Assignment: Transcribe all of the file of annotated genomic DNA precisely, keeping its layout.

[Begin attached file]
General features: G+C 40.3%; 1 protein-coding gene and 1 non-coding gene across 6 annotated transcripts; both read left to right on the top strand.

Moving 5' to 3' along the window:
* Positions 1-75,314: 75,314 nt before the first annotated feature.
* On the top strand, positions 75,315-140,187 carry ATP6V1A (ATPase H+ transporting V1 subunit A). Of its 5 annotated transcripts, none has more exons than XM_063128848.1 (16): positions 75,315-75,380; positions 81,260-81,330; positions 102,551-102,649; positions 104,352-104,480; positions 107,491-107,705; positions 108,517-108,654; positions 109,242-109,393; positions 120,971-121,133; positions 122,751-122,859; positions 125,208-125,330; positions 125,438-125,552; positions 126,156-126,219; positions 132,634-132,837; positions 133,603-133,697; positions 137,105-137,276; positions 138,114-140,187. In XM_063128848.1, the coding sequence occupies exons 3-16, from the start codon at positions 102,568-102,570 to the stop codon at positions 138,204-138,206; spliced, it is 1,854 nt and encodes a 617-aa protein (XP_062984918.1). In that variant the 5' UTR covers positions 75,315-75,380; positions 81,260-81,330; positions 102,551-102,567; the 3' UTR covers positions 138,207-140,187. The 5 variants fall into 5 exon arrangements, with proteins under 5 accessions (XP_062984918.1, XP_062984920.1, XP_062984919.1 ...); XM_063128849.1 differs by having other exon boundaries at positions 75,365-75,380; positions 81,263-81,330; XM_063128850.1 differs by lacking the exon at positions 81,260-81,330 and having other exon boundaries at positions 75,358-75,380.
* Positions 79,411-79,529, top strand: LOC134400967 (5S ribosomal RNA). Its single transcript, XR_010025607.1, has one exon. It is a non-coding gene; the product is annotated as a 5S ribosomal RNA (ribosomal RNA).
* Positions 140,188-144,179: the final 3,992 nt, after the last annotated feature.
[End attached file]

General features: G+C 40.3%; 1 protein-coding gene and 1 non-coding gene across 6 annotated transcripts; both read left to right on the top strand.

Moving 5' to 3' along the window:
* Positions 1-75,314: 75,314 nt before the first annotated feature.
* On the top strand, positions 75,315-140,187 carry ATP6V1A (ATPase H+ transporting V1 subunit A). Of its 5 annotated transcripts, none has more exons than XM_063128848.1 (16): positions 75,315-75,380; positions 81,260-81,330; positions 102,551-102,649; positions 104,352-104,480; positions 107,491-107,705; positions 108,517-108,654; positions 109,242-109,393; positions 120,971-121,133; positions 122,751-122,859; positions 125,208-125,330; positions 125,438-125,552; positions 126,156-126,219; positions 132,634-132,837; positions 133,603-133,697; positions 137,105-137,276; positions 138,114-140,187. In XM_063128848.1, the coding sequence occupies exons 3-16, from the start codon at positions 102,568-102,570 to the stop codon at positions 138,204-138,206; spliced, it is 1,854 nt and encodes a 617-aa protein (XP_062984918.1). In that variant the 5' UTR covers positions 75,315-75,380; positions 81,260-81,330; positions 102,551-102,567; the 3' UTR covers positions 138,207-140,187. The 5 variants fall into 5 exon arrangements, with proteins under 5 accessions (XP_062984918.1, XP_062984920.1, XP_062984919.1 ...); XM_063128849.1 differs by having other exon boundaries at positions 75,365-75,380; positions 81,263-81,330; XM_063128850.1 differs by lacking the exon at positions 81,260-81,330 and having other exon boundaries at positions 75,358-75,380.
* Positions 79,411-79,529, top strand: LOC134400967 (5S ribosomal RNA). Its single transcript, XR_010025607.1, has one exon. It is a non-coding gene; the product is annotated as a 5S ribosomal RNA (ribosomal RNA).
* Positions 140,188-144,179: the final 3,992 nt, after the last annotated feature.